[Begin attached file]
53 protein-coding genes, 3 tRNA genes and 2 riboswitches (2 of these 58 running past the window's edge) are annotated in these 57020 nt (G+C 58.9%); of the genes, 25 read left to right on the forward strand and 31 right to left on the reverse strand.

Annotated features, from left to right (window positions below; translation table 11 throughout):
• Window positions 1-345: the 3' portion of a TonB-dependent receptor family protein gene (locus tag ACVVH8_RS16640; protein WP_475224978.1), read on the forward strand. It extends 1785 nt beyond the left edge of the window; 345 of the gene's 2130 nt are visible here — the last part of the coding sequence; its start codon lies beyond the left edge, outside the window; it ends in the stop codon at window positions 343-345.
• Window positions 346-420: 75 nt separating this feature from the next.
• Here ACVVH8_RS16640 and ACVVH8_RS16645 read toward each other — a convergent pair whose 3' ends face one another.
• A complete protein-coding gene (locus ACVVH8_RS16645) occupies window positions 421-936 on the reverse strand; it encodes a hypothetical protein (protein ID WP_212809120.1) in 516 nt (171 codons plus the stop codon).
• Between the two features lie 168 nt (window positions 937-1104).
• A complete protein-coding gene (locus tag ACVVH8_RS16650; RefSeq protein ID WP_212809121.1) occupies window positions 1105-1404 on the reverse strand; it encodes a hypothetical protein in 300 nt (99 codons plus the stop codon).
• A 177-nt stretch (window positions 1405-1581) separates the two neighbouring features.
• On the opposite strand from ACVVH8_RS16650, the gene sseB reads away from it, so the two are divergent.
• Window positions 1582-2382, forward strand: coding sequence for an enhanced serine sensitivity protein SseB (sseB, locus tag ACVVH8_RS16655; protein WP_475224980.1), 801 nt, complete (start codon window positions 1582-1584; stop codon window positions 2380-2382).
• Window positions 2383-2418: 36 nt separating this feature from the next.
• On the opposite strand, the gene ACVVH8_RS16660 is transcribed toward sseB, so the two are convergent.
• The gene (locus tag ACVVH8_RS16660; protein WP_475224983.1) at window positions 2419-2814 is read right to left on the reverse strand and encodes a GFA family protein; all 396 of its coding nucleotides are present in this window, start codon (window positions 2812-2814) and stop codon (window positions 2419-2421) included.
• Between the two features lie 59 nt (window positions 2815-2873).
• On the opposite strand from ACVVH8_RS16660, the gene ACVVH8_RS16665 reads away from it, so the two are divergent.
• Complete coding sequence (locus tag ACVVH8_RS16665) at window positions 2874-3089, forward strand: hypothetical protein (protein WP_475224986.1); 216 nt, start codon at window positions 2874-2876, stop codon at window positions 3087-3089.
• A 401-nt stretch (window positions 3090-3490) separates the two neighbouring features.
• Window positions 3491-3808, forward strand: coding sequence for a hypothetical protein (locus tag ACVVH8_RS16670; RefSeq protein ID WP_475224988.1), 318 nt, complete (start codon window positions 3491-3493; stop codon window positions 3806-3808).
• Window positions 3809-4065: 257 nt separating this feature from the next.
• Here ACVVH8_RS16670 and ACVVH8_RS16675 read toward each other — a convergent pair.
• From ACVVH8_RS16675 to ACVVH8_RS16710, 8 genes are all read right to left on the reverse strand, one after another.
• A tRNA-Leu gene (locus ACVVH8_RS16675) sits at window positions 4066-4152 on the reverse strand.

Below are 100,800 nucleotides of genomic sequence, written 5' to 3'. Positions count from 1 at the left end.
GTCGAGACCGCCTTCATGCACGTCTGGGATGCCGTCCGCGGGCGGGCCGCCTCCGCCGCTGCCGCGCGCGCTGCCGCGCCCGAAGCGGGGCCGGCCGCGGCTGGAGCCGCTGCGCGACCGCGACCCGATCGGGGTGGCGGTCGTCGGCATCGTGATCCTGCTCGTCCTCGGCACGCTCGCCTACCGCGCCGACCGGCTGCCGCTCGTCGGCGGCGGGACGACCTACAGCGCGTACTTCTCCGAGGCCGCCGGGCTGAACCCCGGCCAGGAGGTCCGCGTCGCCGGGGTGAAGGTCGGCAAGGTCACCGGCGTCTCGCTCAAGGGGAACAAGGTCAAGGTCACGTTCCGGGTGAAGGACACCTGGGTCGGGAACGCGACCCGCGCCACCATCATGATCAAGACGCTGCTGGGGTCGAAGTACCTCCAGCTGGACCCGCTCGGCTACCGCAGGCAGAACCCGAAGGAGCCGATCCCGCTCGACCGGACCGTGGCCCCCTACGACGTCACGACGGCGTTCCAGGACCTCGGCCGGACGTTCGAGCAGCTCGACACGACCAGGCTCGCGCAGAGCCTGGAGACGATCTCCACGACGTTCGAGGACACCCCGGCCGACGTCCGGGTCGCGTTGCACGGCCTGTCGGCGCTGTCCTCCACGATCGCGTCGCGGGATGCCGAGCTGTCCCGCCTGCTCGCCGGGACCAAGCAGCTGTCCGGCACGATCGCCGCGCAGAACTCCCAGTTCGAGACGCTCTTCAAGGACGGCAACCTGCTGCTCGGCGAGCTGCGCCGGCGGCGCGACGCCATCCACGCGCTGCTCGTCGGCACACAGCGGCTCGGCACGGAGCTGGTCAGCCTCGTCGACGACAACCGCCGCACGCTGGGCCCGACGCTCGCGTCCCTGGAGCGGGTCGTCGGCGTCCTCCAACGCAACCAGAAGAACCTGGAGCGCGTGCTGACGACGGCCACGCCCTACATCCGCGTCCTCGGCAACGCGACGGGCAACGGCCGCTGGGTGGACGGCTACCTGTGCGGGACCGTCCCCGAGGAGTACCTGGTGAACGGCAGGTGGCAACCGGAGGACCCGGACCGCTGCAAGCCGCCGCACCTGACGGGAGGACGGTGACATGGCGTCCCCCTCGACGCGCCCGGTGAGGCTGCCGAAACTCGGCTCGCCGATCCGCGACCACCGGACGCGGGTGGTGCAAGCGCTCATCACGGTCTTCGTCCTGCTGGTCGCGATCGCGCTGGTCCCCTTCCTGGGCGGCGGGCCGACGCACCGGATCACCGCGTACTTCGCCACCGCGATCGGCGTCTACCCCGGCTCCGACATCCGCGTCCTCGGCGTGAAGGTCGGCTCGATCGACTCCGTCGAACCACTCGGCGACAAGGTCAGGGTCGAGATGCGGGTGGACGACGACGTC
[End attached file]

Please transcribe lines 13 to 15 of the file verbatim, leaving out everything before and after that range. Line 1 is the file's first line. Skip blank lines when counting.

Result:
• On the opposite strand, the gene ACVVH8_RS16660 is transcribed toward sseB, so the two are convergent.
• The gene (locus tag ACVVH8_RS16660; protein WP_475224983.1) at window positions 2419-2814 is read right to left on the reverse strand and encodes a GFA family protein; all 396 of its coding nucleotides are present in this window, start codon (window positions 2812-2814) and stop codon (window positions 2419-2421) included.
• Between the two features lie 59 nt (window positions 2815-2873).